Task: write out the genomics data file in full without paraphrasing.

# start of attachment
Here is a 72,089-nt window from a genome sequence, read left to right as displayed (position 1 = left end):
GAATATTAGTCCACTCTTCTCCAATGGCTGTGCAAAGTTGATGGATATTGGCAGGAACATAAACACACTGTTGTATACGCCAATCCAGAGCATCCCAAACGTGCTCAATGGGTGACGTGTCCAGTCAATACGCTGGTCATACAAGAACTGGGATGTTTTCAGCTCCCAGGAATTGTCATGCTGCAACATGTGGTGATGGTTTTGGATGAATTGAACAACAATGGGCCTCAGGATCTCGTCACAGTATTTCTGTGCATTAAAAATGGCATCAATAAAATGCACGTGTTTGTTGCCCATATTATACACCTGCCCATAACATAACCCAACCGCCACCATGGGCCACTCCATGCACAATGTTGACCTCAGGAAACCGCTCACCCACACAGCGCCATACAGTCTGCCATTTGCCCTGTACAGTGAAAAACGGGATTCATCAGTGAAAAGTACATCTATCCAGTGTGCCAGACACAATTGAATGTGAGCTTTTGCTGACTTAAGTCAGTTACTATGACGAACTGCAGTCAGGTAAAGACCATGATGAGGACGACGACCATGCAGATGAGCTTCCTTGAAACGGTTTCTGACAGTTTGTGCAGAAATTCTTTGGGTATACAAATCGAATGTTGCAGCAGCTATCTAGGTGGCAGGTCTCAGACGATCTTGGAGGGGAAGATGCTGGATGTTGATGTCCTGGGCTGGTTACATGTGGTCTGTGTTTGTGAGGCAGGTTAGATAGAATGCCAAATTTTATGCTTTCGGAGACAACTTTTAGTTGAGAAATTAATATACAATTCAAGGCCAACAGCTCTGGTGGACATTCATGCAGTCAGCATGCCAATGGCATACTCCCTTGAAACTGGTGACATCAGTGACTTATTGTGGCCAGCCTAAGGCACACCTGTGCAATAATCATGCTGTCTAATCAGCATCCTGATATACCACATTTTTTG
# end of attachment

Here is a 72,089-nt window from a genome sequence, read left to right as displayed (position 1 = left end):
GAATATTAGTCCACTCTTCTCCAATGGCTGTGCAAAGTTGATGGATATTGGCAGGAACATAAACACACTGTTGTATACGCCAATCCAGAGCATCCCAAACGTGCTCAATGGGTGACGTGTCCAGTCAATACGCTGGTCATACAAGAACTGGGATGTTTTCAGCTCCCAGGAATTGTCATGCTGCAACATGTGGTGATGGTTTTGGATGAATTGAACAACAATGGGCCTCAGGATCTCGTCACAGTATTTCTGTGCATTAAAAATGGCATCAATAAAATGCACGTGTTTGTTGCCCATATTATACACCTGCCCATAACATAACCCAACCGCCACCATGGGCCACTCCATGCACAATGTTGACCTCAGGAAACCGCTCACCCACACAGCGCCATACAGTCTGCCATTTGCCCTGTACAGTGAAAAACGGGATTCATCAGTGAAAAGTACATCTATCCAGTGTGCCAGACACAATTGAATGTGAGCTTTTGCTGACTTAAGTCAGTTACTATGACGAACTGCAGTCAGGTAAAGACCATGATGAGGACGACGACCATGCAGATGAGCTTCCTTGAAACGGTTTCTGACAGTTTGTGCAGAAATTCTTTGGGTATACAAATCGAATGTTGCAGCAGCTATCTAGGTGGCAGGTCTCAGACGATCTTGGAGGGGAAGATGCTGGATGTTGATGTCCTGGGCTGGTTACATGTGGTCTGTGTTTGTGAGGCAGGTTAGATAGAATGCCAAATTTTATGCTTTCGGAGACAACTTTTAGTTGAGAAATTAATATACAATTCAAGGCCAACAGCTCTGGTGGACATTCATGCAGTCAGCATGCCAATGGCATACTCCCTTGAAACTGGTGACATCAGTGACTTATTGTGGCCAGCCTAAGGCACACCTGTGCAATAATCATGCTGTCTAATCAGCATCCTGATATACCACATTTTTTG